Materials science and engineering and electrical and computer engineering Distinguished Professor Gerald Stringfellow, a former dean of the U’s College of Engineering and a pioneer in LED technology, has been elected as the latest new fellow of the National Academy of Inventors from the University of Utah’s College of Engineering.
Stringfellow is one of two from the U’s College of Engineering to be elected to fellowship this year. Bruce Gale, chair of the Department of Mechanical Engineering, is the second to receive the honor. Elected fellows are academic inventors who “have demonstrated a highly prolific spirit of innovation in creating or facilitating outstanding inventions that have made a tangible impact on quality of life, economic development and the welfare of society,” according to the academy.
“It is an honor, and I am grateful to have been elected to fellowship this year,” Stringfellow said. “I don’t consider myself an inventor in the traditional sense because I don’t make things. I invent new concepts that help us select materials and processes to improve the production of semiconductor devices, some of which are patented. For example, I provided the concept that led to early red and yellow light-emitting diodes (LEDs). The ideas developed by my group have been used in real-world applications to make improved LEDs, solar cells, and other devices.”
Stringfellow was a group manager with HP Labs in Palo Alto, Calif., in the 1970s when he began developing a new process to create LEDs with multiple colors that require much less power.
Stringfellow proposed a process called organometallic vapor-phase epitaxy for the growth of new semiconductor alloys in which aluminum, gallium, indium and phosphorous are deposited on a substrate to create red, orange, yellow and green LED crystals. This work led to better HP handheld calculators that used red LEDs for the display.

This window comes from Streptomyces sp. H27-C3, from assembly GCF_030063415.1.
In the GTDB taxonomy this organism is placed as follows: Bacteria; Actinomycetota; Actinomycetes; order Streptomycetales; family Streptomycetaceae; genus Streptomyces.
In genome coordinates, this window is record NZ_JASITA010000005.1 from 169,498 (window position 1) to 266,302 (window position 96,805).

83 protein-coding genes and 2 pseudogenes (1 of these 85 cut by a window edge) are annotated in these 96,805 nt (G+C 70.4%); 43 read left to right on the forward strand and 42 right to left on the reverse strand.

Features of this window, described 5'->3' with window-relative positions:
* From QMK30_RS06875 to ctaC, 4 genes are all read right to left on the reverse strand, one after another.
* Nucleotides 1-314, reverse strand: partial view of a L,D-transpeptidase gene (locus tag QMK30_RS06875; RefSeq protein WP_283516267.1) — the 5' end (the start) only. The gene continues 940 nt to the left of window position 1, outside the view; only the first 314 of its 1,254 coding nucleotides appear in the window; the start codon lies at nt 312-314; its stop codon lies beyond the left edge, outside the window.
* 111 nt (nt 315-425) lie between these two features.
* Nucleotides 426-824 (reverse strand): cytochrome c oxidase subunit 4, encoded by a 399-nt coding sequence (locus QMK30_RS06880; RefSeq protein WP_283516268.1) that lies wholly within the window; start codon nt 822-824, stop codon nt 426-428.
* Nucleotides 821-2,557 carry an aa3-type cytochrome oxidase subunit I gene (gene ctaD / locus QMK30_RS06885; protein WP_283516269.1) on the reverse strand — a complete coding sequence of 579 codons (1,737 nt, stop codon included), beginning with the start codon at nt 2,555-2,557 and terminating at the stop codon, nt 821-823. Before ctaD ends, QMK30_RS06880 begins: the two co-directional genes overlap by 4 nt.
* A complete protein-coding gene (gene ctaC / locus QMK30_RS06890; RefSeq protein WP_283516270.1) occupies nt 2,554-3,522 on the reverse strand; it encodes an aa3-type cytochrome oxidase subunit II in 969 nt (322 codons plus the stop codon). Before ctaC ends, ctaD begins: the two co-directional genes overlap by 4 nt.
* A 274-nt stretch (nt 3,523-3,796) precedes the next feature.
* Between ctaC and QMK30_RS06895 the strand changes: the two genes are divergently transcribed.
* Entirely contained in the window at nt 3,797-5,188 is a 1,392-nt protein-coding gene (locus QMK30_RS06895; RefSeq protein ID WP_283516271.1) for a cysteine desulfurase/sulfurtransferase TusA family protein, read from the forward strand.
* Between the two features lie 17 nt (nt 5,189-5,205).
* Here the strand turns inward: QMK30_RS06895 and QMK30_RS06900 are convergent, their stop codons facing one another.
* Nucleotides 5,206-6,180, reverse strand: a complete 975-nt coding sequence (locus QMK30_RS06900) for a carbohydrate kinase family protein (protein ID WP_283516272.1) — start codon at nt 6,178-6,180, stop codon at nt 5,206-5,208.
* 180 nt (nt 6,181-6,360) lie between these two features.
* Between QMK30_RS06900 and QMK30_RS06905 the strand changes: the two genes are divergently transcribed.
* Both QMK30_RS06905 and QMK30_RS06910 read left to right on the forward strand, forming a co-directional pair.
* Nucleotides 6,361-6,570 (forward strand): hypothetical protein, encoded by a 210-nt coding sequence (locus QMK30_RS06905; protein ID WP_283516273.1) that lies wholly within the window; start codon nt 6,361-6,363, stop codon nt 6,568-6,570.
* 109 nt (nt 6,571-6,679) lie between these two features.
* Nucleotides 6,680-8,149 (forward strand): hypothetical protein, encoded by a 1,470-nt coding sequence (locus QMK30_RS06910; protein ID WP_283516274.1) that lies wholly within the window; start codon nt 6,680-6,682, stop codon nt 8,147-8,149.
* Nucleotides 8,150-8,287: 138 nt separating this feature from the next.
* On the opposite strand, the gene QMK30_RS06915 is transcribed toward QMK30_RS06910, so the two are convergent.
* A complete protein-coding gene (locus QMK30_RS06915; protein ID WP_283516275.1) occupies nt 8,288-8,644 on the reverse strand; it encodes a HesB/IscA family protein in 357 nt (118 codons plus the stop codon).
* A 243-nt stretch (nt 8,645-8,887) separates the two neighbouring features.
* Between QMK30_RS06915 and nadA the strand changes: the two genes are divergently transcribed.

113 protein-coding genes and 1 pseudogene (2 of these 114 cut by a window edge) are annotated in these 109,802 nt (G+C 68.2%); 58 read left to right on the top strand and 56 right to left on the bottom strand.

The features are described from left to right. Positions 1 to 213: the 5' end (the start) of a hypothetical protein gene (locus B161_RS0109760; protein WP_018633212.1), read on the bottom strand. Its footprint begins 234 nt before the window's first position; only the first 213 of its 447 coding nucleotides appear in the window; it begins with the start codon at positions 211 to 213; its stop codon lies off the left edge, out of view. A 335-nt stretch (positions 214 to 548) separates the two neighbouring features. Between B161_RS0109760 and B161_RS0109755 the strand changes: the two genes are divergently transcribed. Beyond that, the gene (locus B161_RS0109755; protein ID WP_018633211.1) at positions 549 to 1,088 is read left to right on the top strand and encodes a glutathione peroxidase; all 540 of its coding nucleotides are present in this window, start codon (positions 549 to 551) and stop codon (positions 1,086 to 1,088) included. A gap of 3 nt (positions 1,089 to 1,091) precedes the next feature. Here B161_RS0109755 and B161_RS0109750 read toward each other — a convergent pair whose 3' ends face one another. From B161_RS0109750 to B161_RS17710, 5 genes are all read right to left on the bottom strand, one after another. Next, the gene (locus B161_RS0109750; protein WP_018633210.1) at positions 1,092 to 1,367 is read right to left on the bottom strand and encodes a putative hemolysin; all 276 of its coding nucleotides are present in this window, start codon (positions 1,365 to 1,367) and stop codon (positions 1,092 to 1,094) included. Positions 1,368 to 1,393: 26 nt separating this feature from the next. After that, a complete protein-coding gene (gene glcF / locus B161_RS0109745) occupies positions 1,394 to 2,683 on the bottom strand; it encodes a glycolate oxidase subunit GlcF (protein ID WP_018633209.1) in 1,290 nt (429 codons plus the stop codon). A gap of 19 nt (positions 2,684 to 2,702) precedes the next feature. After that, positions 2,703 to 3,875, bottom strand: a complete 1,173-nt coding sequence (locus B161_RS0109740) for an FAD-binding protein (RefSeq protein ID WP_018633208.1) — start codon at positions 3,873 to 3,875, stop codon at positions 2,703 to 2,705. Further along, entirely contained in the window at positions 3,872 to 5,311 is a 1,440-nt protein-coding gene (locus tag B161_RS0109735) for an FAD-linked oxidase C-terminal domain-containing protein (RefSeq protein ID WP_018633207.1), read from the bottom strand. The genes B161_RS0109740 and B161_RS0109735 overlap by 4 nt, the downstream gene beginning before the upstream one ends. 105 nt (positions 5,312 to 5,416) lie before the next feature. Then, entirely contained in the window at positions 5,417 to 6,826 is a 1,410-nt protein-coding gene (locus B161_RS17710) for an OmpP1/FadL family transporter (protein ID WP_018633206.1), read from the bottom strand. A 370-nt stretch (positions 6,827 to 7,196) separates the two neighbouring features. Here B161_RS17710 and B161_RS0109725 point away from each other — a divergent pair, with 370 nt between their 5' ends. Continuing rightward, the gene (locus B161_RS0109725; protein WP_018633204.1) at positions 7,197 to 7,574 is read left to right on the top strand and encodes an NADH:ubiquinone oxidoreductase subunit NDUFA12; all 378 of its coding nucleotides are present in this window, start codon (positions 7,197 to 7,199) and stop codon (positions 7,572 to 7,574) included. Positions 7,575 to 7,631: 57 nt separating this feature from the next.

In 1980, Stringfellow took his research to the University of Utah, where he worked as a professor. He made considerable conceptual advances in the field and would later publish a book on the process that has now become the bible for the science of growing LED crystals.
Stringfellow’s work, alongside the development of blue LEDs by three Japanese researchers, led to the advancement of flat-screen LCD televisions (LEDs illuminate the LCD panels), cellphones, solar cells, and new LED light bulbs. LED technology is also used in automobile taillights as well as traffic and pedestrian lights.
Stringfellow received the International Organization for Crystal Growth’s Frank Prize, the top award in the field of semiconductor growth, for his career-long work making light-emitting diodes in 2016. He has received other top awards, including the Rosenblatt Prize from the U and the John Bardeen Award from The Minerals, Metals and Materials Society.
The National Academy of Engineering is a nonprofit organization founded in 2010 that recognizes and encourages inventors, enhances the visibility of the university, educates and mentors students, and publicizes the inventions of its members. Fellows are nominated by their peers “for outstanding contributions to innovation in areas such as patents and licensing, innovative discovery and technology, significant impact on society, and support and enhancement of innovation.”